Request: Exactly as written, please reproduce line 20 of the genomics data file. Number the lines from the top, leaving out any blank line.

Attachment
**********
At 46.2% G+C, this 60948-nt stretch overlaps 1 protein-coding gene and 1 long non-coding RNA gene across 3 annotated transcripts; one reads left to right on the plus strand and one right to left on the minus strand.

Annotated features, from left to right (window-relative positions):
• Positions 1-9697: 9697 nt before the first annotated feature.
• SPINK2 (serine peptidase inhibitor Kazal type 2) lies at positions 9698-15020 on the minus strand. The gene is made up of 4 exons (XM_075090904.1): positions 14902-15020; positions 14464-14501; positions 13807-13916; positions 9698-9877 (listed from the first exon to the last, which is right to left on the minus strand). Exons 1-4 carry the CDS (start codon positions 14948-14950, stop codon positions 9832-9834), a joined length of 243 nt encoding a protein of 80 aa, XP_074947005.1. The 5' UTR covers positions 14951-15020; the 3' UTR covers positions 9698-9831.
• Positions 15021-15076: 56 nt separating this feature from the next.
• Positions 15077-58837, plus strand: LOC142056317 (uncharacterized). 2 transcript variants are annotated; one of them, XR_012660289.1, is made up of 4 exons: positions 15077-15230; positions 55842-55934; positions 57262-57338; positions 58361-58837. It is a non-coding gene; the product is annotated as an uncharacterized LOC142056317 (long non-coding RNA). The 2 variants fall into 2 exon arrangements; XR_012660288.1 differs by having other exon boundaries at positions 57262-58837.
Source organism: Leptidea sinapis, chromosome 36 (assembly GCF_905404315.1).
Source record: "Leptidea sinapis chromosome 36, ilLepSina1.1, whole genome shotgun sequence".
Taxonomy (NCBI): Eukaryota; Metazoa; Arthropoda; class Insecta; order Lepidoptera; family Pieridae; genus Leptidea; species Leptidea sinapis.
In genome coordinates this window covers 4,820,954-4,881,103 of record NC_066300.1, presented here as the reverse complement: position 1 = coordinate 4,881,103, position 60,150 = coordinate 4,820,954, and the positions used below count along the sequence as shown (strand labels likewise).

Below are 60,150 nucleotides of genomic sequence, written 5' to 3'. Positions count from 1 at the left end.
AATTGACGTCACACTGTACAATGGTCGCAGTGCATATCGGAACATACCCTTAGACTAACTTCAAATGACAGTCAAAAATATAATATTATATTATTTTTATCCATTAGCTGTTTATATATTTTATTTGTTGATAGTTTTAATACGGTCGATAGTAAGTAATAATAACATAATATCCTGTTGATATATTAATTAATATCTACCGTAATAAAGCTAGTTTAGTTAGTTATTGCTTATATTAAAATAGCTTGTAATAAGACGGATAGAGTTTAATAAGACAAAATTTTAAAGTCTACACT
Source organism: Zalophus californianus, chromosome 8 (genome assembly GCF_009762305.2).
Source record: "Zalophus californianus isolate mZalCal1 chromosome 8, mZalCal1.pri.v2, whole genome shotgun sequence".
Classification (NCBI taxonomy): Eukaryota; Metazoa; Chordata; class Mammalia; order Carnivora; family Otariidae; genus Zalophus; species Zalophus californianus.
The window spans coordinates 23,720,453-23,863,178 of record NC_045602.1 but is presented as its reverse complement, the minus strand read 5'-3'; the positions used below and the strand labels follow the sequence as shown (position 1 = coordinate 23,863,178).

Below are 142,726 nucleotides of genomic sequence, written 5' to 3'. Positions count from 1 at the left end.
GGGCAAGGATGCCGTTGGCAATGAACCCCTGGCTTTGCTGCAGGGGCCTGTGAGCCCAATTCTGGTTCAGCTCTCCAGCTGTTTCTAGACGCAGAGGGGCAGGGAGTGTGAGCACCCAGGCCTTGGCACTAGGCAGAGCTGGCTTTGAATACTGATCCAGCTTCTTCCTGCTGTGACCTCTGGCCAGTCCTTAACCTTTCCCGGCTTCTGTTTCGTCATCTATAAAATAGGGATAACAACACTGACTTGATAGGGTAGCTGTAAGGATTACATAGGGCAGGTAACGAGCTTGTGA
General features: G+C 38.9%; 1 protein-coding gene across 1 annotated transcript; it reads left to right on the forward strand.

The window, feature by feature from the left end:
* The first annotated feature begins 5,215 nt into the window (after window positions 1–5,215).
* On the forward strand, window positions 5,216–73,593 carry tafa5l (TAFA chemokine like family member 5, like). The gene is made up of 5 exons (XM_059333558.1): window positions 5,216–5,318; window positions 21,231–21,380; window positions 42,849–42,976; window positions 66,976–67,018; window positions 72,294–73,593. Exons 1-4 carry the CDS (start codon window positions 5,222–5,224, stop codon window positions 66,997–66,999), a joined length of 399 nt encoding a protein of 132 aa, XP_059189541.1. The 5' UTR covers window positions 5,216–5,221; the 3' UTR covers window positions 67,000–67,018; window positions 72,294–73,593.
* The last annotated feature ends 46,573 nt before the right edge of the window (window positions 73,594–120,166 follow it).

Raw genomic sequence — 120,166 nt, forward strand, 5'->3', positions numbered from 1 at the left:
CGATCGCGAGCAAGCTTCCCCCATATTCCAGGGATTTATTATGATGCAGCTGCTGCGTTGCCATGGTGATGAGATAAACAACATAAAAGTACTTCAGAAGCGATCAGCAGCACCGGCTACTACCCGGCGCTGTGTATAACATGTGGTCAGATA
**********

The window, feature by feature from the left end: